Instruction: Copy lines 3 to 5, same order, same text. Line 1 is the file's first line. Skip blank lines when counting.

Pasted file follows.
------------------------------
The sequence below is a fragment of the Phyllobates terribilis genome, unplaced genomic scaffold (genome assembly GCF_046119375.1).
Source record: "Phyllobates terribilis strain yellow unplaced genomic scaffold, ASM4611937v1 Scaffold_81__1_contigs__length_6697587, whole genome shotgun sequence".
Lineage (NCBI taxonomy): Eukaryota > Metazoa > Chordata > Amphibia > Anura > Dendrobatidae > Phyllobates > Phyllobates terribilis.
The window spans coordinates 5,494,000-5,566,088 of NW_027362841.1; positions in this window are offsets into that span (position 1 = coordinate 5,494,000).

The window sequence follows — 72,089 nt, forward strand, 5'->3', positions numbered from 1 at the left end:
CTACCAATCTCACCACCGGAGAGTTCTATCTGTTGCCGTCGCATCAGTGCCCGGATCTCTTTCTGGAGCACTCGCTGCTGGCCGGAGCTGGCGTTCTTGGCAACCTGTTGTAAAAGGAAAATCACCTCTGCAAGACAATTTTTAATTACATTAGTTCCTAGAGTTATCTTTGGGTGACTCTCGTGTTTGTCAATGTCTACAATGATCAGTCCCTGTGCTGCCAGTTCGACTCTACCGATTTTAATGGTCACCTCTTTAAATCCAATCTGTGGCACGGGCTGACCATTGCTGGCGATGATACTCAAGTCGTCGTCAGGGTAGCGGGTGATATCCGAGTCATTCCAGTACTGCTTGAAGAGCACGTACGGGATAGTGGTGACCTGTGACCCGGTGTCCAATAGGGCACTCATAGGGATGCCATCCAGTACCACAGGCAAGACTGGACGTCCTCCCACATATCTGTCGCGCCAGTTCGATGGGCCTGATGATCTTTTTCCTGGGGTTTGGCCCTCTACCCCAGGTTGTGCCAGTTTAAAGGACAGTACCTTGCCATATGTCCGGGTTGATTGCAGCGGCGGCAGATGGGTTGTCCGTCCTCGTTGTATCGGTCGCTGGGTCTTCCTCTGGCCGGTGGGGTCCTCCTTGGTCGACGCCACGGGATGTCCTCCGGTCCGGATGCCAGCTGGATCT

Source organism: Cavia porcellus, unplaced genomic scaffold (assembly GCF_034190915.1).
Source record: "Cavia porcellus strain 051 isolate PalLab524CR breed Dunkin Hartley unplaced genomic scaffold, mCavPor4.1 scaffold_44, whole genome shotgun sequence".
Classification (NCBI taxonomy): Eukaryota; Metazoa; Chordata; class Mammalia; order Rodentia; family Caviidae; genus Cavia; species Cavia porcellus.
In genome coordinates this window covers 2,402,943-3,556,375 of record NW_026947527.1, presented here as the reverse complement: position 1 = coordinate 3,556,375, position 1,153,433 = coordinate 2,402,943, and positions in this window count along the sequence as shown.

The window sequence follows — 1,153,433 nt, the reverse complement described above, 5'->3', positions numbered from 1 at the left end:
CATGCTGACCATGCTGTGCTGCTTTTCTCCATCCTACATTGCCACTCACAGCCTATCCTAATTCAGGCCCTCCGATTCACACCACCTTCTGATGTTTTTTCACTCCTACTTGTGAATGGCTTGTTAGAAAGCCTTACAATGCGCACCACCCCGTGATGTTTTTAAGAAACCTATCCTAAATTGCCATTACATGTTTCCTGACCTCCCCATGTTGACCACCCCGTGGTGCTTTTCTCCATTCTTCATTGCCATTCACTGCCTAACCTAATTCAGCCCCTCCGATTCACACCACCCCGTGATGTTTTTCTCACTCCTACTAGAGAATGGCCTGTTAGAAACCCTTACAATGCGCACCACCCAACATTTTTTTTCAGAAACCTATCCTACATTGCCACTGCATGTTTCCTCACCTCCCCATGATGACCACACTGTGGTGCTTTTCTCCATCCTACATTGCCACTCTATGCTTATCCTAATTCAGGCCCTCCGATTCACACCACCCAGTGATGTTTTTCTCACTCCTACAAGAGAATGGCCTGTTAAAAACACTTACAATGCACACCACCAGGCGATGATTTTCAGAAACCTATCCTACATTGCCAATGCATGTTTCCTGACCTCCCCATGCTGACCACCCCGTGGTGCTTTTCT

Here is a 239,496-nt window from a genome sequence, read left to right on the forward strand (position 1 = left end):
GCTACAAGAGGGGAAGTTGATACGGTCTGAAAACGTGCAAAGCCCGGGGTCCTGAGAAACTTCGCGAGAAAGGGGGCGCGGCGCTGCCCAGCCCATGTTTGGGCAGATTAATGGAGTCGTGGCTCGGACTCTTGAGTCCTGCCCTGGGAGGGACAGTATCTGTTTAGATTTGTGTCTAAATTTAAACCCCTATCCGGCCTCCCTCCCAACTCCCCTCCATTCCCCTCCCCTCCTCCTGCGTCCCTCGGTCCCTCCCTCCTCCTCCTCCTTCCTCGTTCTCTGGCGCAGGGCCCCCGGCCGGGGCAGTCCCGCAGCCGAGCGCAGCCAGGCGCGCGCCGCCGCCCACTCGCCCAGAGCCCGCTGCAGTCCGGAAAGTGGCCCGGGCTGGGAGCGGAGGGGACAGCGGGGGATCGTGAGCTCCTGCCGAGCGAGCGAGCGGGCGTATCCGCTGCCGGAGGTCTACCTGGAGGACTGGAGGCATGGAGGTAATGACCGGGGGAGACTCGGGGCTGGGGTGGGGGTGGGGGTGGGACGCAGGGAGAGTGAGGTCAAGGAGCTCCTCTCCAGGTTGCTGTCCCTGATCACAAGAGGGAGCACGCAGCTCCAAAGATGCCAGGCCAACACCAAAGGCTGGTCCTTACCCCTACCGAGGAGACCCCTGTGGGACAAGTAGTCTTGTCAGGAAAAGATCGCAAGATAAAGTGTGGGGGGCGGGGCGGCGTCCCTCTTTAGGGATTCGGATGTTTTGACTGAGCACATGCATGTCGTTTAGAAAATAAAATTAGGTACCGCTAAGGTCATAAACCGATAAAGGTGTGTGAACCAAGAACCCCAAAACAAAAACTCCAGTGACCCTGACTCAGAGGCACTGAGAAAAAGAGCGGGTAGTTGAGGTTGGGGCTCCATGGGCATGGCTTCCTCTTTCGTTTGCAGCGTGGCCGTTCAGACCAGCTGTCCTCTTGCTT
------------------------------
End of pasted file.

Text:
Lineage (NCBI taxonomy): Eukaryota > Metazoa > Chordata > Amphibia > Anura > Dendrobatidae > Phyllobates > Phyllobates terribilis.
The window spans coordinates 5,494,000-5,566,088 of NW_027362841.1; positions in this window are offsets into that span (position 1 = coordinate 5,494,000).

The window sequence follows — 72,089 nt, forward strand, 5'->3', positions numbered from 1 at the left end: